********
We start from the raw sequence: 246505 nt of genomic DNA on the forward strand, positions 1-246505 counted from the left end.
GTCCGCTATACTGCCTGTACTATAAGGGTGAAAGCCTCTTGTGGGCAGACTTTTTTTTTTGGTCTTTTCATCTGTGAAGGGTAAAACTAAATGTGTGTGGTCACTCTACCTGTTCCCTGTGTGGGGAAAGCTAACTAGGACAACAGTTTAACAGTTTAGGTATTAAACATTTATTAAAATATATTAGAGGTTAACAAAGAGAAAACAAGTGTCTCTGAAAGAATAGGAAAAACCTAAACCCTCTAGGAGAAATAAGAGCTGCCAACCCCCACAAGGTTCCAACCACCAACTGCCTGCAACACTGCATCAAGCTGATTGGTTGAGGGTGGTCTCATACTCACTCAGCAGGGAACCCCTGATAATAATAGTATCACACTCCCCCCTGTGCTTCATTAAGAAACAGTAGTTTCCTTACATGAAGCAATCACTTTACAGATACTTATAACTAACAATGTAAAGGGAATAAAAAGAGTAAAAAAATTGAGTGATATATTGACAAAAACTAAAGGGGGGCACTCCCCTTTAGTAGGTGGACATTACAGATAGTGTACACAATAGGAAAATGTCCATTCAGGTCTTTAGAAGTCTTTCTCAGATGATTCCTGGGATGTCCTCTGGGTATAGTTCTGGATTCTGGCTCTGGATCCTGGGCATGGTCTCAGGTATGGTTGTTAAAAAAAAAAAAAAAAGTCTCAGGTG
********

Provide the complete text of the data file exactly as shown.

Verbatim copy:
We start from the raw sequence: 246505 nt of genomic DNA on the forward strand, positions 1-246505 counted from the left end.
GTCCGCTATACTGCCTGTACTATAAGGGTGAAAGCCTCTTGTGGGCAGACTTTTTTTTTTGGTCTTTTCATCTGTGAAGGGTAAAACTAAATGTGTGTGGTCACTCTACCTGTTCCCTGTGTGGGGAAAGCTAACTAGGACAACAGTTTAACAGTTTAGGTATTAAACATTTATTAAAATATATTAGAGGTTAACAAAGAGAAAACAAGTGTCTCTGAAAGAATAGGAAAAACCTAAACCCTCTAGGAGAAATAAGAGCTGCCAACCCCCACAAGGTTCCAACCACCAACTGCCTGCAACACTGCATCAAGCTGATTGGTTGAGGGTGGTCTCATACTCACTCAGCAGGGAACCCCTGATAATAATAGTATCACACTCCCCCCTGTGCTTCATTAAGAAACAGTAGTTTCCTTACATGAAGCAATCACTTTACAGATACTTATAACTAACAATGTAAAGGGAATAAAAAGAGTAAAAAAATTGAGTGATATATTGACAAAAACTAAAGGGGGGCACTCCCCTTTAGTAGGTGGACATTACAGATAGTGTACACAATAGGAAAATGTCCATTCAGGTCTTTAGAAGTCTTTCTCAGATGATTCCTGGGATGTCCTCTGGGTATAGTTCTGGATTCTGGCTCTGGATCCTGGGCATGGTCTCAGGTATGGTTGTTAAAAAAAAAAAAAAAAGTCTCAGGTG